Sunday, February 12, 2012


Sitting adjacent to the Changdeokgung compound is Changgyeonggung palace, where most of the supposed historical Korean palace intrigue upon which historical dramas are often based supposedly took place.

Some buildings in the palace compound.

Haminjeong, shown below, was the hall used by the king to receive officials and hold banquets.

Sungmundang Hall was where the king threw banquets and the current structure was rebuilt in 1830 after a fire.

A view of the throne room of the palace.  Even though the palace was originally built as living quarters for dowager queens, the main hall still stands elevated on stone with a walkway leading up resembling those seen in Gyeongbokgung.  As it was rebuilt in 1616, it is the oldest throne room among the Seoul palaces.

Below, looking eastward from the main hall, we can see the stone walkway leading up to the hall.  The main gate at the east is called Honghwamun.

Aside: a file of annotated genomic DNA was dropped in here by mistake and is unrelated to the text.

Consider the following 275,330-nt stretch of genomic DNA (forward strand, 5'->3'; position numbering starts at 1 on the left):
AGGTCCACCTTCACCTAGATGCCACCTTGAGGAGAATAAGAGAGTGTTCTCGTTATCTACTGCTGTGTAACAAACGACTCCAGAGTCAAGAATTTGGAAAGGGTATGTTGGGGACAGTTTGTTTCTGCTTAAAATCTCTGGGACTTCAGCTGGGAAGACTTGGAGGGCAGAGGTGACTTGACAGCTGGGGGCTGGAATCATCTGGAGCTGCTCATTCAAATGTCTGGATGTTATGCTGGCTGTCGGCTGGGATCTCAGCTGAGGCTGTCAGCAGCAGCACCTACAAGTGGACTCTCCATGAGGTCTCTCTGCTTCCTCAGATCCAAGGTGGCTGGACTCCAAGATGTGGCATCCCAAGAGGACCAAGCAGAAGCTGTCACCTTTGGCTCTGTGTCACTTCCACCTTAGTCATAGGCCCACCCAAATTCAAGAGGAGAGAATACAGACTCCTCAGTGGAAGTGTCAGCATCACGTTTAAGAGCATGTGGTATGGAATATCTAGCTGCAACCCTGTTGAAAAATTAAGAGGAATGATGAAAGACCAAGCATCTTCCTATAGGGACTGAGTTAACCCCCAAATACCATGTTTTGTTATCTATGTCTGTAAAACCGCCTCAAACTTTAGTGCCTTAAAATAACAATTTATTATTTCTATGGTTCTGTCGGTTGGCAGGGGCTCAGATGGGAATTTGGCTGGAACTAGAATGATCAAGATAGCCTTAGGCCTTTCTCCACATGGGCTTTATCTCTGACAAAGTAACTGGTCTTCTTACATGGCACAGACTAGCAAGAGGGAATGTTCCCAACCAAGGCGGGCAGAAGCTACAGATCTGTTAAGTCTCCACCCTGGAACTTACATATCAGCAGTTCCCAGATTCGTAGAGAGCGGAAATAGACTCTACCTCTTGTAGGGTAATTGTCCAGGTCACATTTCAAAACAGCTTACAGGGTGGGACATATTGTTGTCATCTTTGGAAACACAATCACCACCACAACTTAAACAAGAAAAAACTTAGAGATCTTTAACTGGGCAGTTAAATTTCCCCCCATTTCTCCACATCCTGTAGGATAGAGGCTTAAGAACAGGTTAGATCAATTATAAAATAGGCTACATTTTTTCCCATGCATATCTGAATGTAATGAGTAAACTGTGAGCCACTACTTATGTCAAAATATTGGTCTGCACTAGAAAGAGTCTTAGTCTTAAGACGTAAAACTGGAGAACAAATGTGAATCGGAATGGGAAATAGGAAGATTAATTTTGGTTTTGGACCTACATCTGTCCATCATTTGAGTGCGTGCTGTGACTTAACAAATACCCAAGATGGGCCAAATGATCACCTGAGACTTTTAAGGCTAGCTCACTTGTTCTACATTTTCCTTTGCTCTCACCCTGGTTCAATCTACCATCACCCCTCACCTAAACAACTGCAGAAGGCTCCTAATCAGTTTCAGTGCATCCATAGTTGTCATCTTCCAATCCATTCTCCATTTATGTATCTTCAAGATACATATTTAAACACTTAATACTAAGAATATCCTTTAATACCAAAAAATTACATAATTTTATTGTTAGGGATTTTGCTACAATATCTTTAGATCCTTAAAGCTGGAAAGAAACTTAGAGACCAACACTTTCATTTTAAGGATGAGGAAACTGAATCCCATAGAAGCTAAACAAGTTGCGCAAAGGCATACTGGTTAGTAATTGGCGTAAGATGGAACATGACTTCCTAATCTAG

Heading back northwards, we see a pagoda and another building inside the compound.

A view of the compound from up the hill.  On the right is a rather strange monument, known as a Taesil which is a shrine of sorts, where children's umbilical cords and placentas were stored...

As you continue heading north into the park, you'll see a small lake where royals used to stroll around enjoying the serenity and peacefulness of the gardens.

Below is a stone pagoda that was made in China in 1470 and brought here by an antiques trader.

And one last view of some of the palace buildings from the Changdeokgung side before exiting and heading off to Jongmyo.

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